Once of my favourite things about flash and micro fiction is that it doesn’t have the space to introduce a ton of characters, or to spend five pages describing the scene, so instead, you’re just dropped in to the centre of whatever’s happening, and you have to figure it out for yourself.  It’s much more like being a fly on the wall.  Deer Michigan throws you into the centre of relationships, between lovers, families, friends, places, and lets you figure out the dynamics.  The stories are mostly quiet, their narrators sincere, and many of the pieces read like poetry, but they are rich, and full of life and love.

I’ll be tweeting when Deer Michigan is available to buy, but keep an eye out!

August & September Books

It’s a bumper two-in-one book post this time, because I didn’t have time to do August’s books at the end of August, and then I barely read anything in September because I was busy dying of the lurgy. Anyway, there are books now! Yay!

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David Mitchell, Ghostwritten –  Ghostwritten is David Mitchell’s first novel, and it’s sat in my bookcase for years, and I’ve no idea why I hadn’t read it yet.   I really enjoyed it, I like that his first novel is the last one I’ve read (so now can there be new David Mitchell to read please), because you can see how it works, how it’s building up to something like Cloud Atlas, how the characters and their stories are separate but overlapping, how the world is being built.  This was a good one.

Sloane Crosley, The Clasp – I’ve picked this up and put it down again in so many bookshops that I decided just to buy it.  I’ve not got far yet, but I’m liking it so far.

Kate Tempest, Hold Your Own – I saw Kate Tempest at the Edinburgh Book Festival in August, and she was phenomenal.  I basically walked out of the tent, over to the bookshop, and bought all of her books.  Hold Your Own is based around the story of Tiresias, and it’s very, very good.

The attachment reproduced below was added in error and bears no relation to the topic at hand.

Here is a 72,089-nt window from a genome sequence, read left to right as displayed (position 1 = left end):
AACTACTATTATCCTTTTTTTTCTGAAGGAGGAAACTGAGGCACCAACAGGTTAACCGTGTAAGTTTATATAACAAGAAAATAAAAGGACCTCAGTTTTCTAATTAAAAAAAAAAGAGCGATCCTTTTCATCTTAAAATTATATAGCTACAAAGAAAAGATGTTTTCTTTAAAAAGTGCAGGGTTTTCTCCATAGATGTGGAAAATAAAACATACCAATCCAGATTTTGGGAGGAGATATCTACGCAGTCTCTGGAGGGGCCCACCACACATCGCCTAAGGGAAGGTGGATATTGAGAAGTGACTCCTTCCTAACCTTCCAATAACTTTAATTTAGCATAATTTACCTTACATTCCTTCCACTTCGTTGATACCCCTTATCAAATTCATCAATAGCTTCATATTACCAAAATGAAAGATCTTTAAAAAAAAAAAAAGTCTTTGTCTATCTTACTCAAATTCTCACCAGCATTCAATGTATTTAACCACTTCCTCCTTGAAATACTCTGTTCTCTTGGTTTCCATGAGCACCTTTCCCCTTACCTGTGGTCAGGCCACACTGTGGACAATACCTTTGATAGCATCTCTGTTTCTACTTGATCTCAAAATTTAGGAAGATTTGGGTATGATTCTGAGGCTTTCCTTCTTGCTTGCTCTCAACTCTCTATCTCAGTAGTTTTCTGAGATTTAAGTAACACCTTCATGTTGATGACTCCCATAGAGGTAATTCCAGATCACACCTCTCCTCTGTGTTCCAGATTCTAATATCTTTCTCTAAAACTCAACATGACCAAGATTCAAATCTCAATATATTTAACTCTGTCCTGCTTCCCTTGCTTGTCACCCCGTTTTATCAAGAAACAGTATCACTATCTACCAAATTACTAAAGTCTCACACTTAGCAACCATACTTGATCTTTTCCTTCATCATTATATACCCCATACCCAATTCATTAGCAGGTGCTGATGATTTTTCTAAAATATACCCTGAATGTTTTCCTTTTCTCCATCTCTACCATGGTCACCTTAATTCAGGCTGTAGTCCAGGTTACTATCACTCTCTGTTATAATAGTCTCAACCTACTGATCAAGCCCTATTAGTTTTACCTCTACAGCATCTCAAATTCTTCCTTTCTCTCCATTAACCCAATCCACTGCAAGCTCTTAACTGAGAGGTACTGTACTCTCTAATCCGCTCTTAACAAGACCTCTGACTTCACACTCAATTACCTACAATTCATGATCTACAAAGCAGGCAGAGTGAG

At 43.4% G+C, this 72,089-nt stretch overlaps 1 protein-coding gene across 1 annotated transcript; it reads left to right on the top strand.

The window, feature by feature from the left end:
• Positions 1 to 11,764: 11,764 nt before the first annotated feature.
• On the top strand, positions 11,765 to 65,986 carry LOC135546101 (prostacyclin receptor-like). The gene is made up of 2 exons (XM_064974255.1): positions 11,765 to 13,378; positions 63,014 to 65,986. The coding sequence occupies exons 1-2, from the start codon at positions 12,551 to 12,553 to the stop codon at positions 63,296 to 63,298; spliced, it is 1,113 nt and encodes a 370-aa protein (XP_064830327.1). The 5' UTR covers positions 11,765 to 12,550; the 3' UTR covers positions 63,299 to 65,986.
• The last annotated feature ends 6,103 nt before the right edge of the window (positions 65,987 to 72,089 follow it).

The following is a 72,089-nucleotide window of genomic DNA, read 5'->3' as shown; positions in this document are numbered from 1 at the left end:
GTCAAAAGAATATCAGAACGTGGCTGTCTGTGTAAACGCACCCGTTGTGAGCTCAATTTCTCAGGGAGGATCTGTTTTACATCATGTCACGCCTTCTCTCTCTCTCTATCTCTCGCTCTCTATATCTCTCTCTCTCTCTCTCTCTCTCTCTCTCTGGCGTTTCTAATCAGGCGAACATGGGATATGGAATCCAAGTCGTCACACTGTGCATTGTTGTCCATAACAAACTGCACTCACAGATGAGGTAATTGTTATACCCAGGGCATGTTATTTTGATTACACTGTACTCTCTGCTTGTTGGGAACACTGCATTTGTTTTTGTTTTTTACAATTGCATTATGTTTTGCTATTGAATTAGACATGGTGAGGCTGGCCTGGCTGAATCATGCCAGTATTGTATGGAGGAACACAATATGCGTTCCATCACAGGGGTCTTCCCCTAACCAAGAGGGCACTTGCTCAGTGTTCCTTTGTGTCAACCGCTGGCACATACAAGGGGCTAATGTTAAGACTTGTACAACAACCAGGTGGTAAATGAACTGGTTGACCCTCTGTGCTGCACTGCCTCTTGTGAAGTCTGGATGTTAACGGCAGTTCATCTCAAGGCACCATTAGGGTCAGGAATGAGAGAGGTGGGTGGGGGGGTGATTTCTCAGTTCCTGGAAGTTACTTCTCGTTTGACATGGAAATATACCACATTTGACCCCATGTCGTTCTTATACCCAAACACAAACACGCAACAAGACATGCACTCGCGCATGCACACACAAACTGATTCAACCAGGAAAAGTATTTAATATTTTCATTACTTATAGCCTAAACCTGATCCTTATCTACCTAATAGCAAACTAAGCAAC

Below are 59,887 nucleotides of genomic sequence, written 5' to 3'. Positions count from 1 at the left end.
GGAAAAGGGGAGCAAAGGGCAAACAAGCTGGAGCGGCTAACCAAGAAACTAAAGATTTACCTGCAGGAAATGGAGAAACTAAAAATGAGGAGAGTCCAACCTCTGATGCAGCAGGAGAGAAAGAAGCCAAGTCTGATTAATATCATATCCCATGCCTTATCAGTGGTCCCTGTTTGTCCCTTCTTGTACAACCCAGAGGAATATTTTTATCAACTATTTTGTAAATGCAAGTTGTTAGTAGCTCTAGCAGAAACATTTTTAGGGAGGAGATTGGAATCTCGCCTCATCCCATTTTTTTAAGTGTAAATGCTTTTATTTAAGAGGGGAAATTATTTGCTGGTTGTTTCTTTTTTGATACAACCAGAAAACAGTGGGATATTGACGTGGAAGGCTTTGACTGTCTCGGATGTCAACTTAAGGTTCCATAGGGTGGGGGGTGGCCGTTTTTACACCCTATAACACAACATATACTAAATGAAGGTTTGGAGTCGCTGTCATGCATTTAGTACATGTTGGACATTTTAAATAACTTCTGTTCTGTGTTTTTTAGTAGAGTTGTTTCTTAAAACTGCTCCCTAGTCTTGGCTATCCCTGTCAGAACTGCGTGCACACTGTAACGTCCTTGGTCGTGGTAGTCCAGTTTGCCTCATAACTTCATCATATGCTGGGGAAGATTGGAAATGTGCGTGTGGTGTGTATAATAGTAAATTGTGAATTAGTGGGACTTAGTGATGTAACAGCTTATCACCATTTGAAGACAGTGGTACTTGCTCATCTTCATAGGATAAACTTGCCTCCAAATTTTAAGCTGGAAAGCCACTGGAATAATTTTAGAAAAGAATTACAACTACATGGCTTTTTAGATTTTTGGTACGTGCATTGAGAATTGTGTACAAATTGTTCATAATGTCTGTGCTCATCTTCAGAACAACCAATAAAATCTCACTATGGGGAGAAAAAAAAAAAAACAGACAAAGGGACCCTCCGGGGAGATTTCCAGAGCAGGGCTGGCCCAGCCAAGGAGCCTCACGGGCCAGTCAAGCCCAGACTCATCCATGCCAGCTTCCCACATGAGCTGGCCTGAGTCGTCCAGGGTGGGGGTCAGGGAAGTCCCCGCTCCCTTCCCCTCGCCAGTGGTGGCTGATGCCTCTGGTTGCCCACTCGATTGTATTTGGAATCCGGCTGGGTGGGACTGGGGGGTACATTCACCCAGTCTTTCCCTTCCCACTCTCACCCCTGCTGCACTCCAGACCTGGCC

Jack Kerouac, Lonesome Traveler – Just a little quick one, as I’d only read On The Road otherwise.  Kerouac is canon for a reason, and (sorry) it’s not really his masterful storytelling. This was fun, anyway, but… not anything overly exciting.

Margaret Atwood, Hag-Seed – This is Atwood’s retelling of Shakespeare’s The Tempest, as part of Hogarth’s series.  I’m seeing her talk about it next week (YAY!), when the book is released.

Jessa Crisipin, The Dead Ladies Project – I loved this.  DLP was September’s book for #wlclub, and it was so so good.  Crispin travels to different cities in Europe, following the lives of particular women (and a couple of men) who’ve lived there.  I’ve now got a billion books I want to read about these women, and a billion pictures on my phone where I’ve taken pictures of paragraphs I want to remember.

Jorge Amado, Dona Flor and her Two Husbands – I picked this up because I was intrigued and I liked the cover, and it’s very good.  Dona Flor’s gambling, womanising husband dies suddenly at 31, and she remarries a man who’d very different: offering her stability, but not much passion.  NOT TO WORRY; hubs number one comes back as a sex-starved ghost, so its all ok.  Ha.

Margaret Atwood, Surfacing – I got halfway through this before I realised that I’ve actually bought it before, so now I have two copies.  Ah well, there are worse things.  I’ve got a nice Virago cover now.  Also, I took this picture in a coffee shop and a man laughed at me and asked what on earth I was doing, because instagramming flatlays looks a bit odd when you’re in a coffee shop on your own. Who knew.

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Scant on the magazine front this time around.  Don’t worry, October’ll pick back up 😉
Drift, Oh Comely, and Ladybeard.

As always, all my books are on instagram and goodreads, if you want to see more of them!